In the quarter-finals, Germany had to fight an eventful match in Algiers, risking to be eliminated by a very strong Danish team, only managing to score the winning goal in extra time, thereby proving that the reigning champions were a shaky house ; but the best was yet to be seen from Russia, which enjoyed a very strong team ; after defeating Flanders in the Round of 16, the Russians fought a very eventful match in the Grand Stade against Brazil, managing to win in a penalty shoot-out, a move that was proved not to be a fluke after they defeated other hopeful England in the semi-finals, qualifying for the finals.
But the hosts, France, were to be seen. Captained by Michel Platini, trained by Michel Hidalgo, the Bleus defeated fair and square the Welsh and the Italians, before meeting their arch-enemy, both in the field and in diplomacy, Germany, in the semi-finals ; France had first made efforts not to have the match to take place in Algiers, fearing that the audience would be hostile to the national team (a move that backfired, as the event took place in Marseille, a city where the Algerian community was very present ; even if some riots broke out near the venue, the public, held together by Germanophobia, was cold at best towards the national team). But the German national team, deeply tired by their heated match against Denmark, was defeated by France in the semi-finals.

The French victory was even more important to France than the finals that they had been given access to ; this particular victory against Germany was celebated during the four days that followed, seen as "revenge for the Franco-Prussian War, the Great European War, the World War and the French Civil War", with Jean-Pierre Papin, who had scored the goal of victory, being considered as the "new French hero". The event would be dramatized in 2007's movie "Coup de Tête" (Hothead) by Jean-Jacques Annaud.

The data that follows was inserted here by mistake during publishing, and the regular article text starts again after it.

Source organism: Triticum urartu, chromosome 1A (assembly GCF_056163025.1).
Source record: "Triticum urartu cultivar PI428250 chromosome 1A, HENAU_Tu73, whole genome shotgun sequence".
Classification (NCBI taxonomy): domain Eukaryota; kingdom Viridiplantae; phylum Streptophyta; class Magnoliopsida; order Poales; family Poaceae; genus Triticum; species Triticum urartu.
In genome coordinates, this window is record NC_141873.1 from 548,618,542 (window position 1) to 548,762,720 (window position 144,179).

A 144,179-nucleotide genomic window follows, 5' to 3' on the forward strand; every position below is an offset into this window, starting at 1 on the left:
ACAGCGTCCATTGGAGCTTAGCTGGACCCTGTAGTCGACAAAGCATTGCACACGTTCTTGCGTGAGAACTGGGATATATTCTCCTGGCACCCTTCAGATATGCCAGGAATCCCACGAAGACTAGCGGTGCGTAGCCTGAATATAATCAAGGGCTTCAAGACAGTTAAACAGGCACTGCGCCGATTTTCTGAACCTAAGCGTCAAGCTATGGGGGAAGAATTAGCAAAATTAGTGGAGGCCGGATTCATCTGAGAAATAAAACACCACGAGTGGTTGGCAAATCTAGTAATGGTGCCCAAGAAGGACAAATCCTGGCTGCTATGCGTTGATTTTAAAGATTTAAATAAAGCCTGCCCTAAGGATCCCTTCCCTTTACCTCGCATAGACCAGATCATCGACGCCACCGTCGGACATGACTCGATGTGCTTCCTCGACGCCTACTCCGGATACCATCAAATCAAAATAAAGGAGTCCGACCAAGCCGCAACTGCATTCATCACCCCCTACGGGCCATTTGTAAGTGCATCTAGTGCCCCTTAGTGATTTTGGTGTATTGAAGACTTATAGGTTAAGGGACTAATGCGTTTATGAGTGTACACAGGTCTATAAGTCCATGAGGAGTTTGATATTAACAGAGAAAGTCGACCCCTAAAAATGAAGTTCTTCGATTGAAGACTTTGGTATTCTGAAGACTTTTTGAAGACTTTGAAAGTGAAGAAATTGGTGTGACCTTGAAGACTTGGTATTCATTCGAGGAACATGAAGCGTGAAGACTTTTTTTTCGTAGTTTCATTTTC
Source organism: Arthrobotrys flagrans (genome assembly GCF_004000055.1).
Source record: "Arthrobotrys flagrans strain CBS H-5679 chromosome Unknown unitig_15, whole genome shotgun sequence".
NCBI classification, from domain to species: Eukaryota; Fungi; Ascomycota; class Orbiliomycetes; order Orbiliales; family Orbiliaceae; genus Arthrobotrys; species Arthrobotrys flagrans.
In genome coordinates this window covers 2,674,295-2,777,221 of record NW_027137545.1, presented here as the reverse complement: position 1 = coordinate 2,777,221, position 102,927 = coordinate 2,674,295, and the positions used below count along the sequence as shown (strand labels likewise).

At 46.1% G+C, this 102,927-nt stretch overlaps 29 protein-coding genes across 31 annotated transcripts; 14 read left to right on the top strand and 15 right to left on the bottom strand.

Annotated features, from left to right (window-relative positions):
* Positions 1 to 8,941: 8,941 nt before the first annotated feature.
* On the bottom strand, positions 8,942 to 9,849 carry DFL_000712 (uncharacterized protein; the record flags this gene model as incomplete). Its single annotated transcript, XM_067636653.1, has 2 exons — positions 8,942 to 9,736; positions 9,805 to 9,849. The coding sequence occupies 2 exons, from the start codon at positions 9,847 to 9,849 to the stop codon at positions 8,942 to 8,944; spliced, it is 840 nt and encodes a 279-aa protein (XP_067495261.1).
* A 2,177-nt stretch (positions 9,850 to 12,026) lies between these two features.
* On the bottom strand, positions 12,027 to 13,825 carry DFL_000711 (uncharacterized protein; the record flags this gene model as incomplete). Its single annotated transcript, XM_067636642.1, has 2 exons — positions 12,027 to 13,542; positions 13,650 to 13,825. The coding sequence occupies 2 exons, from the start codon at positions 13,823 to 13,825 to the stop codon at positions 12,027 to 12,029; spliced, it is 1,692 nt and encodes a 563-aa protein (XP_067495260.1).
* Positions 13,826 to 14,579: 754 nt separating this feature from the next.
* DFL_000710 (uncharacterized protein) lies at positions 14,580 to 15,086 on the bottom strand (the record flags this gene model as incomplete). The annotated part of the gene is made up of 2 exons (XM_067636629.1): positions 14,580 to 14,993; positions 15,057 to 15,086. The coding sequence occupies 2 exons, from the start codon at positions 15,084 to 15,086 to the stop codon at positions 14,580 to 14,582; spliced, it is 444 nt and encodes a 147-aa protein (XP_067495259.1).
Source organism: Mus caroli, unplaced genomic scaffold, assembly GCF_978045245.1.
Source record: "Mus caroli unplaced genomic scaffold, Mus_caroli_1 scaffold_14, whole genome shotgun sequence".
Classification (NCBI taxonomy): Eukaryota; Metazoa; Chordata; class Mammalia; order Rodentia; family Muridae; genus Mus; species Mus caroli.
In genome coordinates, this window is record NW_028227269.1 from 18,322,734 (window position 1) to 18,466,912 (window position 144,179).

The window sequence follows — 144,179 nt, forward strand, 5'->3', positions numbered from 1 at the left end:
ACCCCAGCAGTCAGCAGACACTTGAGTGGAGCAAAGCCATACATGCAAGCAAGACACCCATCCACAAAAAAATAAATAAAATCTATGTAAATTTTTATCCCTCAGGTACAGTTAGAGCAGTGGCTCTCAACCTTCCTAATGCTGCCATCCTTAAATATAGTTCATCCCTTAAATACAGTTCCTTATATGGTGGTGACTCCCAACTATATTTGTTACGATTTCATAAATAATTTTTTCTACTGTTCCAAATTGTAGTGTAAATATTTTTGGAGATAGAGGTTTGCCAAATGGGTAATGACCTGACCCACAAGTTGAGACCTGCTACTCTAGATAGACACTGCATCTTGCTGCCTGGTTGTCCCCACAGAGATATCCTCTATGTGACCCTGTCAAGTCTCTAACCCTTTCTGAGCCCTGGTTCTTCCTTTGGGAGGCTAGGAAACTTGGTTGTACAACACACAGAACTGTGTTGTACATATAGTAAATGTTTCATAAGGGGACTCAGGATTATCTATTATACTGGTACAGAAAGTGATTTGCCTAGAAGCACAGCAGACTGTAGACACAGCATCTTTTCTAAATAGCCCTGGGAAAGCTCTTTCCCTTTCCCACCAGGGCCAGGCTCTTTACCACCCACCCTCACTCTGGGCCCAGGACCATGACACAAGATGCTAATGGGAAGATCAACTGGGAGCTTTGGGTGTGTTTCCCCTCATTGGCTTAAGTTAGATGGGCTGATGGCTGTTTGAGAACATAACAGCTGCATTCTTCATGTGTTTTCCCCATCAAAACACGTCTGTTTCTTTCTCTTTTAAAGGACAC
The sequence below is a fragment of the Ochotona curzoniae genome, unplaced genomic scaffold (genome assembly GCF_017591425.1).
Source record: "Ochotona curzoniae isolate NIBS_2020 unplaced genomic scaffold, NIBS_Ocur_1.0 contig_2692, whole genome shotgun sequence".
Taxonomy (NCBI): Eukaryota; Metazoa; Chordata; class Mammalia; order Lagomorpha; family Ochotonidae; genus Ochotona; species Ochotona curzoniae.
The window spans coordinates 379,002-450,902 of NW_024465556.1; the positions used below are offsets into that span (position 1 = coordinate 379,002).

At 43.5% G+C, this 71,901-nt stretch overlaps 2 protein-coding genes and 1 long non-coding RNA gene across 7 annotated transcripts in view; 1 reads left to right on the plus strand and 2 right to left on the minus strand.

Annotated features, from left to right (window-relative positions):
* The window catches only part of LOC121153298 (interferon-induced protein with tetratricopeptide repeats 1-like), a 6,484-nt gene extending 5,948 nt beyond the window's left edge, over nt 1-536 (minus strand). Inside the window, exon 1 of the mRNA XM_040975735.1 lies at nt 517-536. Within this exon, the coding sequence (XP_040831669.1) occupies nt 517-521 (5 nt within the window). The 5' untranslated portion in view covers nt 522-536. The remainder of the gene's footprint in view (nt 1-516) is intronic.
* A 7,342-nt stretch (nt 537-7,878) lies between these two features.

In the finals, Russia proved to be a match for France, forcing them to penalty shoot-outs, but the Russian team, that had already given their best against Brazil one week before, were unable to win against France, that went on to win their first world title, concluding an event hosted at home, that proved that the French Republic had risen again from its ashes and that could now rise back to prominence. "France is back", as President Michel Rocard resumed when he awarded the Legion of Honour to the whole French team.

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Sorry for American readers, I felt chauvinist this morning.

What became of Walt Disney in this world? Did he still find success as a film and television producer, animation studio executive, and theme park owner?
I must admit that I hadn't worked about that. I think Walt Disney has had the influence he had in this world, but maybe we will better see a certain Rabbit than a certain Mouse...
France has had a quite exhilarating 105 years! Can’t wait to read more details. It was already assumed Russia lost the 1910s war resulting in MegaFinland etc, but now we read that 1994 was another really bad year for Russia.
The various Balkanizations in South and Southeast Asia have been pretty interesting too. And the unique thought-out African decolonization, and of course the Balkanization of Canada (!!) shown weeks ago. Keep it up!!
Thank you for the very kind words. France will be adressed a lot as I am currently focusing my interest on it. Thank you for the note on the Balkanizations, I in fact wanted to make a decent job here.
 
Why would countries need that many nuclear warheads in a world where the cold war never happened?
Perhaps they’re almost all “tactical” and just considered an acceptable if severe choice in war? Or as a serious deterrent, but with nobody threatening global annihilation.
Deterrents for regional conflicts and proxy wars most likely. After Germany got her hands on them, the rest of the world cautiously followed her.
 
Deterrents for regional conflicts and proxy wars most likely. After Germany got her hands on them, the rest of the world cautiously followed her.
Countries didn't stockpile chemical weapons before WW1, so I don't see why they would stockpile nukes. Great Powers didn't see other powers as existential threats the way NATO and the Warsaw pact did.